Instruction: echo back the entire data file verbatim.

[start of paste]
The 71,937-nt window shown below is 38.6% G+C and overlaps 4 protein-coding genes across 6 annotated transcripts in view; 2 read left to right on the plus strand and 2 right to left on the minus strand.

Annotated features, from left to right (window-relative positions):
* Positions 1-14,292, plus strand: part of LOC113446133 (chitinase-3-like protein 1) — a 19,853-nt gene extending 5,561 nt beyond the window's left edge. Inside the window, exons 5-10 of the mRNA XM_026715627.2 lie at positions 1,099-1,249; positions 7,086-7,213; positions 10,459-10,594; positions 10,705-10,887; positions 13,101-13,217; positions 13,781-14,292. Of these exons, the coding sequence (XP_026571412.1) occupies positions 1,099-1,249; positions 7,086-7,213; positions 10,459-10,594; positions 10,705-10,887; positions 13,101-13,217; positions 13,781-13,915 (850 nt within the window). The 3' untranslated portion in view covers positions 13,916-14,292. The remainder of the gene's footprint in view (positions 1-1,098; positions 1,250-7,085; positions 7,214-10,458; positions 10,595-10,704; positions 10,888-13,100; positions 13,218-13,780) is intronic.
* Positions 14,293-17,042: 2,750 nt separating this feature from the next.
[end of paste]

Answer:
The 71,937-nt window shown below is 38.6% G+C and overlaps 4 protein-coding genes across 6 annotated transcripts in view; 2 read left to right on the plus strand and 2 right to left on the minus strand.

Annotated features, from left to right (window-relative positions):
* Positions 1-14,292, plus strand: part of LOC113446133 (chitinase-3-like protein 1) — a 19,853-nt gene extending 5,561 nt beyond the window's left edge. Inside the window, exons 5-10 of the mRNA XM_026715627.2 lie at positions 1,099-1,249; positions 7,086-7,213; positions 10,459-10,594; positions 10,705-10,887; positions 13,101-13,217; positions 13,781-14,292. Of these exons, the coding sequence (XP_026571412.1) occupies positions 1,099-1,249; positions 7,086-7,213; positions 10,459-10,594; positions 10,705-10,887; positions 13,101-13,217; positions 13,781-13,915 (850 nt within the window). The 3' untranslated portion in view covers positions 13,916-14,292. The remainder of the gene's footprint in view (positions 1-1,098; positions 1,250-7,085; positions 7,214-10,458; positions 10,595-10,704; positions 10,888-13,100; positions 13,218-13,780) is intronic.
* Positions 14,293-17,042: 2,750 nt separating this feature from the next.